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by Chris Surber
8/06/2008 / Politics
I recently received an email from a certain Christian organization which was calling on pastors to encourage their congregants to boycott a very well known restaurant chain for its supposed stand on a particular hot-button political issue; the issue of same sex marriage.
The trouble with a boycott of this type, as I see it, is that a company does not have a voice as such. It is made up of many individuals with varying political and religious ideologies. The spokesperson for the company has a voice which reflects the opinions of the leadership of the corporation, but what of the countless employees of this restaurant chain who are merely working to earn a living? Do they have a voice? Did the corporation poll all of its employees to find out what their views on this divisive issue are? I suspect they did not.
Restaurant chains do not have opinions, people have opinions. In this email, same sex marriage was referred to over and over again as SSM, which, previously unbeknownst to me, has apparently been adopted as the official acronym. I served several years in the military prior to entering the ministry.
Seeing this acronym over and over again, in this boycott solicitation email, reminded me very much of the over usage of acronyms in the military. Acronyms have a way of dehumanizing whatever they refer to. It occurs to me that their repetitive and long term use also allows us to forget the human element of this controversial issue.
Here is another acronym; PAC, Political Action Committee. Is that what the Church of Christ has been reduced to? It seems that, at times, the Church looks much less like Christ on the Cross than it should and much more like a Political Action Committee at election time than it ought.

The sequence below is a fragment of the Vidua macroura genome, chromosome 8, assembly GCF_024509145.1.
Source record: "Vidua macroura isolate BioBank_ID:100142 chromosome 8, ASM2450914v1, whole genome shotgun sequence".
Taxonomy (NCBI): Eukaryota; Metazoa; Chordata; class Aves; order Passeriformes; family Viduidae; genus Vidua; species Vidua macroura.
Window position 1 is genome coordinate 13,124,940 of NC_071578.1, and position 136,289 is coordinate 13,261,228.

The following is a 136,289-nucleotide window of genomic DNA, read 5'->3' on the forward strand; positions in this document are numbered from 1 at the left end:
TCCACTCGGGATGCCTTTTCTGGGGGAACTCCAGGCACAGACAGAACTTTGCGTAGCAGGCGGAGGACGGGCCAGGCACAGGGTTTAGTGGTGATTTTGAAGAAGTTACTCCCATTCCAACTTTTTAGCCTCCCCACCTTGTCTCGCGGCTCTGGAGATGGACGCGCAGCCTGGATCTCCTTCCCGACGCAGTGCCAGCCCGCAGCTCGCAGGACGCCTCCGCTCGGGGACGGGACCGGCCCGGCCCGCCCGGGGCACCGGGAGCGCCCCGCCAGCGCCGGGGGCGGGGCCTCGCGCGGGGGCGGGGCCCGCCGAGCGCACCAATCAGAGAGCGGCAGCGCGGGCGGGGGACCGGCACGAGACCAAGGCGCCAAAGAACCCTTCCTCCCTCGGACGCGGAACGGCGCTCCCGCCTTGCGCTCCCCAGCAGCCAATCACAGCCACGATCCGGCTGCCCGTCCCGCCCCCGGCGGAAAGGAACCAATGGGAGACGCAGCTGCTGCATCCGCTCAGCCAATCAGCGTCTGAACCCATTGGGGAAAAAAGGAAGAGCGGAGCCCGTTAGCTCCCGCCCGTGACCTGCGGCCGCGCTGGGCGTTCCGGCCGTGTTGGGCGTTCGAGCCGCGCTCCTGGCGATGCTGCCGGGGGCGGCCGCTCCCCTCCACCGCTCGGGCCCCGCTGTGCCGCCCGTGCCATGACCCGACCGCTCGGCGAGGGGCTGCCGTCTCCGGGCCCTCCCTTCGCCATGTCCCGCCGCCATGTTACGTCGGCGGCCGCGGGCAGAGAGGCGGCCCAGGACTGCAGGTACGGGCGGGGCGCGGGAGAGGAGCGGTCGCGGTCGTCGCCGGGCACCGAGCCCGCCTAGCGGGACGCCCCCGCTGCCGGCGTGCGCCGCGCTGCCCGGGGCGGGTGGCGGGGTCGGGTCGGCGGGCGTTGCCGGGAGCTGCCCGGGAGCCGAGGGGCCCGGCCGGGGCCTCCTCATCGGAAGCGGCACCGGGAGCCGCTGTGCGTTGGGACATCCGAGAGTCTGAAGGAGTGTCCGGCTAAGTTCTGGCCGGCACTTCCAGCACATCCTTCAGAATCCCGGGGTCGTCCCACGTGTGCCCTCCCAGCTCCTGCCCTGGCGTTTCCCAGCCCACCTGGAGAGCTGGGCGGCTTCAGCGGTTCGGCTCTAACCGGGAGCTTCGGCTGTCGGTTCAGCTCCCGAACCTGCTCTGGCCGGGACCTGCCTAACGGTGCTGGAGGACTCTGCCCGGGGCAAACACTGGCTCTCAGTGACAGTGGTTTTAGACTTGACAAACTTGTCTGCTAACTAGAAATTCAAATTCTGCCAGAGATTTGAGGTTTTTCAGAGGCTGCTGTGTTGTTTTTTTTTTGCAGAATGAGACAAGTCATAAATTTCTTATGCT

I am certainly not saying that the Church should not be involved in social issues. What I am saying is that when we are involved in social issues we should take care to always look like Christ. For example, what looks more like Christ, picketing an abortion clinic or loving a young girl through a pregnancy, giving her shelter, clothes, and food so she has an alternative to the abortion readily available?
This particular boycott may even have some merit. That is not my point. What I am much more greatly concerned with is what appears to me to be the willingness, even the preference, on the part of the Church to forfeit looking like Jesus in favor of looking so much like the world.
It is as though in our very efforts to fight the ideological wars of this age we are boycotting the love of Christ. Jesus ate with sinners as a way of loving them into the Kingdom of God. He did not make picket signs against their sin; he loved them in spite of their sin, and even died to forgive their sin.
I am deeply saddened that Christianity has been reduced by so many to merely another social ideology, yet another encampment on the landscape of an already scarred, bruised, and overpopulated culture war. Christians have not been called to be culture warriors as such; we have been called to be active participants in God's plan of redemption and grace in this world! Our task as believers is not primarily to go on the offensive against opposing world views as much as it is to aggressively love others with the radical, unending, unrelenting love of Christ! We do well not to define ourselves according to what we are not but according to what we are.
Boycott if you choose to do so but in all that you do, as a follower of Jesus Christ, remember that we have been called to look like Christ, act like Christ, and love like Christ! The Church, while being a large and influential organization, is so much more than that. We are the hands through which God embraces this hurting generation and world. Above all, let us never boycott the radical love of Christ; let us focus primarily on loving people into the Kingdom of God rather than boycotting them out of it.
Chris Surber is the Pastor of First Congregational Church of Peru, Illinois. A graduate of Liberty Theological Seminary, he is known for his compassion for people and his passion in the pulpit.
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